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The Refugee and Me

by Barbara Taft


July 18, 2016

The Borders I Cross is a series of reflections from BPFNA ~ Bautistas por la Paz members and friends about their peacemaking journeys. This particular series focuses on the many borders crossed for peacemaking, which include physical borders as well as those such as language, culture, race, religion, nationality, generation, class, and sexual orientation. These essays come from people from all walks of life; those who cross borders as students, in their paid professions, in their volunteer time, in their family lives and/or in retirement. We hope you enjoy this series from BPFNA!

For most of my life, I have been involved with people from other nations. Maybe it’s because my mother came to the U.S. from Mytilene (Lesbos), Greece, when she was three years old, and my father was the first of his family to be born in the U.S., instead of the Ukraine. I heard a lot of languages as a child, too, growing up in a neighborhood with people from Czechoslovakia (today’s Czech Republic), Germany, France, Mexico, and Italy, among others. Or maybe it was because my parents gave me the name Barbara, which is defined as “strange or foreign.”

In high school, I knew all eight exchange students we had, and later I visited with a couple of them in their home countries. I’ve managed to travel to 60 countries, and to learn (at various levels of competence) eight languages, with assorted words and phrases in a half dozen others. These have come in handy when traveling. 

I volunteered with international students at my university, and later with the Community Committee for International Students. Then there was tutoring and, finally, teaching ESL and specialized courses for foreign-born professionals through various adult education districts, a few private schools, and at a couple of colleges and universities. 

Now that my opportunities for travel are dwindling as I age, I have wanted to stay involved. A couple of years ago, our local Amnesty International (AI) group opened up a new means of crossing borders for me. Instead of traveling to many nations, I am now bringing information from and people who have crossed borders to be in the U.S. Our AI group decided to let a few of us plan and carry out meetings based on our areas of interest. I chose to do programs on the many refugee and immigrant communities present in the Greater Phoenix area. These are some of the programs I’ve helped to present to our AI group:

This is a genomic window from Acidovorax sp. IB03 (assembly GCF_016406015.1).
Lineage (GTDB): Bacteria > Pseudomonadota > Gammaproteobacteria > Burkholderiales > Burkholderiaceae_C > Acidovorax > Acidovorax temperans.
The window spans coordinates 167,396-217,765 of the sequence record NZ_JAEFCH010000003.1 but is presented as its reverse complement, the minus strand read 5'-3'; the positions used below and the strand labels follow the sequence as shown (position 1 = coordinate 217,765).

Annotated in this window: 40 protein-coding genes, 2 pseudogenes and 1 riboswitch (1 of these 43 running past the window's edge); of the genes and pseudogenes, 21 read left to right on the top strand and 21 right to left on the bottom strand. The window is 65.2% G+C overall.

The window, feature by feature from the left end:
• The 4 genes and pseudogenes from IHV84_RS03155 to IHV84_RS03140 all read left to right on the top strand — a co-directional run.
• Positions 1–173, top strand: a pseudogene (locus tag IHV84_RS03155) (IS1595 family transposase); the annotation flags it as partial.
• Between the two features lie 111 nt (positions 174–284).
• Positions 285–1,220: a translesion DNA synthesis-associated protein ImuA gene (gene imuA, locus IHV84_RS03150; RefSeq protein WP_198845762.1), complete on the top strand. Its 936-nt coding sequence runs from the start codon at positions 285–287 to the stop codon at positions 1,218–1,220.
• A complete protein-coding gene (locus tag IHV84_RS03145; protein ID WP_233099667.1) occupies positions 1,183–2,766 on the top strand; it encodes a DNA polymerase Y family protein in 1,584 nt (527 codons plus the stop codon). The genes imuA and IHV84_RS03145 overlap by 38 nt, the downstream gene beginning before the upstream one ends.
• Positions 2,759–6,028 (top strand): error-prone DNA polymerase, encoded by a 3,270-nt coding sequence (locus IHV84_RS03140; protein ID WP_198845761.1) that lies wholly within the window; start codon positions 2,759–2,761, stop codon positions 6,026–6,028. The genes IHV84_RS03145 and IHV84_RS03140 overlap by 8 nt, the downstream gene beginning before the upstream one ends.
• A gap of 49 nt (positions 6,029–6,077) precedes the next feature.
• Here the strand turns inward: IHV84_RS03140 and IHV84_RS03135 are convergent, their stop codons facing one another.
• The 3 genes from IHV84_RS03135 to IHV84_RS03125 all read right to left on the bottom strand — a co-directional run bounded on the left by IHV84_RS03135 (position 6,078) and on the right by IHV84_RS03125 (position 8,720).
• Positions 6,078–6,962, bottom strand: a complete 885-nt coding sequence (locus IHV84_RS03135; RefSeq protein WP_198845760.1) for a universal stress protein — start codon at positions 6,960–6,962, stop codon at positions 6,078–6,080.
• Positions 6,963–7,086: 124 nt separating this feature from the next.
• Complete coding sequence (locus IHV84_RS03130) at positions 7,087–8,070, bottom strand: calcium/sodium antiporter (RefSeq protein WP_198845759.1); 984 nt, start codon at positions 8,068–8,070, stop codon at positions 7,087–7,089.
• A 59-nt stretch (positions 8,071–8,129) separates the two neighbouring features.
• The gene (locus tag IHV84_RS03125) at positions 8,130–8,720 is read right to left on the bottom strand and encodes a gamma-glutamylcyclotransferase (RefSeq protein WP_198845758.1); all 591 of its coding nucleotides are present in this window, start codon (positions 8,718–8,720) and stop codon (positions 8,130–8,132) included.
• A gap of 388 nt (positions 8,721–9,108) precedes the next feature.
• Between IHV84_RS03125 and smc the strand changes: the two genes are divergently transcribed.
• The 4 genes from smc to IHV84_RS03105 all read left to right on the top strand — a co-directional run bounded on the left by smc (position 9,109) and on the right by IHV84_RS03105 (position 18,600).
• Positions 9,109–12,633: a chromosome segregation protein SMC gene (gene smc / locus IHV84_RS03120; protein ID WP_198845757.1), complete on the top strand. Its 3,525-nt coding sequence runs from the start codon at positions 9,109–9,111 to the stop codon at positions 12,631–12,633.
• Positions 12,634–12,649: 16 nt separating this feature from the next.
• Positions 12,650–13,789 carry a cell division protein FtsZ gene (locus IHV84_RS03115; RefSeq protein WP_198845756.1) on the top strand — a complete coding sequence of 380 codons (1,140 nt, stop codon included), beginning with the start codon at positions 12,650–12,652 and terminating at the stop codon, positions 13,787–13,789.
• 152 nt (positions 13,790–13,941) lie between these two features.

In June 2014, our first program was about the Lost Boys of Sudan. We have a large Lost Boys Center here. Today, they are no longer boys, but men. They have been through a lot, traveling thousands of miles, beginning when they were very young. Our speaker and others on the journey saw some of their young friends consumed by crocodiles when attempting to cross rivers, while others died of hunger, illness, or injury. But many made it to safety in the U.S. and elsewhere. Our speaker, Jeny Deng, told how he and his brother managed to relocate to Phoenix, only to encounter a new type of problem: racial prejudice. His brother was stopped several times by the police, while doing nothing wrong. Eventually, the strain of the contrast between the belief he would be safe and the reality of American race relations was too much for him. He committed suicide. Still, Jeny, like many other Sudanese, hoped against hope for peace to come to his region of South Sudan. When that area became a nation, he journeyed home, as did others, and found that his mother was still alive. Each had thought the other had perished. In regard to Sudan, our Amnesty group wrote letters to appropriate authorities as suggested by our speaker and by ongoing AI casework.

Our next speakers were Enock N. (last name omitted until his adopted children arrive safely in the U.S., which should be soon) and Rose Mapendo. Both are Rwandan Tutsis born and raised in the Democratic Republic of Congo. If you saw the movie, “Hotel Rwanda,” you know what happened in their homeland. The fighting extended into the DRC, because residents of African lands are always identified by their tribal affiliations. Rose and her children had to watch as her husband was executed while they were all in jail. Then she learned she was pregnant. She gave birth to twins and was only able to save them by naming them after two of their guards. This is only a small part of her story.